Each injury made the team a little bit worse until there was nothing left. It’s rare you find a pattern this clear in any data, but with the 2009 Mets, the situation is crystal-clear: they got a little bit worse with each lost starter until they simply couldn’t field a decent lineup. With none of the players having returned, they never reassembled the offense that was supposed to push them into contention. Injuries, so often an excuse, are clearly the sole cause of the Mets’ disappointing 2009.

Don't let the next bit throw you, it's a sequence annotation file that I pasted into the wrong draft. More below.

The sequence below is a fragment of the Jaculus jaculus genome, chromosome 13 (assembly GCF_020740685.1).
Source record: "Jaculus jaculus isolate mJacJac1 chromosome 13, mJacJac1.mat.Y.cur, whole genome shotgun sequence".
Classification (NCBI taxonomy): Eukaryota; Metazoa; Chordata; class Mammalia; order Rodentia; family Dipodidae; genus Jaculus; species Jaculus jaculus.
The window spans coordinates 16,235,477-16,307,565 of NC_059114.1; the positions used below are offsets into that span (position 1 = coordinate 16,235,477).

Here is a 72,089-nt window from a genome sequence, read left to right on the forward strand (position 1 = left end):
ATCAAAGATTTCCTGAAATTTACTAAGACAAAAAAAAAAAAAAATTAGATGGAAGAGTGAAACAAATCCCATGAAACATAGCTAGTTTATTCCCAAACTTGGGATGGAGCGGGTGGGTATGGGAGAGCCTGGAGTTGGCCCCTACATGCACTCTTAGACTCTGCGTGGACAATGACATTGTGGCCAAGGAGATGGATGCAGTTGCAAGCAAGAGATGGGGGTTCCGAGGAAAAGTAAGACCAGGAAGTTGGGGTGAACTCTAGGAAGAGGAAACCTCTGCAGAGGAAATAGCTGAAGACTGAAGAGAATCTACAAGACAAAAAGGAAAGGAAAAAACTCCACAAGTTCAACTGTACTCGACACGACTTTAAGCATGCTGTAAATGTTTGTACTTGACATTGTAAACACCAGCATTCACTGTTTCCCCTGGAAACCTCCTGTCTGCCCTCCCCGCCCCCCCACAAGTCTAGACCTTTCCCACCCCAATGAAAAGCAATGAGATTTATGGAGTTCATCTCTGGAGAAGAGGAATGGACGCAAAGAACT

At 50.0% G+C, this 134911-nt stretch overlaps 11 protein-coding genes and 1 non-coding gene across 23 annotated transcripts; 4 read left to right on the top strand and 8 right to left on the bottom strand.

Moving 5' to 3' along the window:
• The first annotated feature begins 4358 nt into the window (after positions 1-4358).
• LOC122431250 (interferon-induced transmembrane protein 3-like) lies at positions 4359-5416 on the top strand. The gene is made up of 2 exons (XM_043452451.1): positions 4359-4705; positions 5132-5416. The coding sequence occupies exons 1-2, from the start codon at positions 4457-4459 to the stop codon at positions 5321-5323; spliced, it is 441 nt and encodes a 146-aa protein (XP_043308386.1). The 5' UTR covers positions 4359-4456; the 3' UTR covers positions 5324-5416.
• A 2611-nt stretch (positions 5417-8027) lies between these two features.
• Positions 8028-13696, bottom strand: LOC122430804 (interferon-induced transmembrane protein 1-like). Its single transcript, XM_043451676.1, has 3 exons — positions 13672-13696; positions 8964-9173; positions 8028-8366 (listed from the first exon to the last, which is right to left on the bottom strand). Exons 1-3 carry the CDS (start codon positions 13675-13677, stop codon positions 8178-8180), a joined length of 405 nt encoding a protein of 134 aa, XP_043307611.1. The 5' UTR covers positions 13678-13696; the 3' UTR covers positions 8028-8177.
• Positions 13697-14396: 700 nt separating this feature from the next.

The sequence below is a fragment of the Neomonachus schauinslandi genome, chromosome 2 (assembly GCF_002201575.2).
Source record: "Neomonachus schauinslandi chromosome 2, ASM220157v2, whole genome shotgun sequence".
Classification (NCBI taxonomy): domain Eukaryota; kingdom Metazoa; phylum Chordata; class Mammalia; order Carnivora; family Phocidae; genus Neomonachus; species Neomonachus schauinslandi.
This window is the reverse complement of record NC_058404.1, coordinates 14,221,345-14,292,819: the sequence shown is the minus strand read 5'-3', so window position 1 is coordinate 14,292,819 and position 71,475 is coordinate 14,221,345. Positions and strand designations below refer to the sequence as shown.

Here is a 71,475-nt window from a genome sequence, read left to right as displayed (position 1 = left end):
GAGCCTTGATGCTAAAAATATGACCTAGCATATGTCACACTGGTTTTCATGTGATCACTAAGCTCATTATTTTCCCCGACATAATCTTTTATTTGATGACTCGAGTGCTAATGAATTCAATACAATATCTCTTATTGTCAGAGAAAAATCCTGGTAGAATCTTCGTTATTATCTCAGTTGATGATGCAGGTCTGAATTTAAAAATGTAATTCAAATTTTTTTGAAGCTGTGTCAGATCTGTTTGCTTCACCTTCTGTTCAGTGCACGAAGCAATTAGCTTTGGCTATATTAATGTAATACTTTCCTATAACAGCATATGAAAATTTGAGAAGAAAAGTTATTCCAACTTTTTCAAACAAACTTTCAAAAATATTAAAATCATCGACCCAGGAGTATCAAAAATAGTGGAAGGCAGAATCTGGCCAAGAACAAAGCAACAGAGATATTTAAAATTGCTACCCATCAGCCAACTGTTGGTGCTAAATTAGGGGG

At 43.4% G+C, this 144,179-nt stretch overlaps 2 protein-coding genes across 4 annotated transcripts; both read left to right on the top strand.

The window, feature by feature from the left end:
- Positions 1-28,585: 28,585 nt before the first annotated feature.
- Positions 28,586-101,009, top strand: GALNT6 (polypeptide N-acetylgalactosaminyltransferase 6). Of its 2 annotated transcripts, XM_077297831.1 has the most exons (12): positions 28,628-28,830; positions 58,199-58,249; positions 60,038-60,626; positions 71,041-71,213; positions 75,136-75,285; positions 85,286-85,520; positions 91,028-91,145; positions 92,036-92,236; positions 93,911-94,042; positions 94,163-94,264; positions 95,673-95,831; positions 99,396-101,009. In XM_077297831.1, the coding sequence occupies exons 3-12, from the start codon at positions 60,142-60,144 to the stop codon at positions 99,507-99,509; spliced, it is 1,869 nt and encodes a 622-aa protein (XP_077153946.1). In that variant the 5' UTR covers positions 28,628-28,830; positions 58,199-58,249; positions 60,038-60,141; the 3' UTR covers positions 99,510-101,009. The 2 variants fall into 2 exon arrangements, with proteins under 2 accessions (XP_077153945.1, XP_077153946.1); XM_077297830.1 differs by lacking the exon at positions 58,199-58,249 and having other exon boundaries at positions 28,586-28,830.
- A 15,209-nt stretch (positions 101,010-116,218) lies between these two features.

There’s a guiding principle in baseball that you don’t lose your job because of injury. To fire Omar Minaya would be to fire him because half his payroll got hurt. If you want to criticize him for not having better depth, that’s your prerogative, but this Mets bench wasn’t bad. Alex Cora, Gary Sheffield, Fernando Tatis, Angel Pagan… that’s a good bench. The problem is that it’s been the starting lineup on far too many nights. The Mets had Cory Sullivan batting fifth last night. They play Jeff Francoeur-and it’s not the wrong move. They gave Angel Berroa a look. No GM can be expected to succeed if all of his best players get hurt, and that’s what happened to the Mets this year. Minaya, who assembled an improved bench and bullpen this year, isn’t the reason this team isn’t in contention.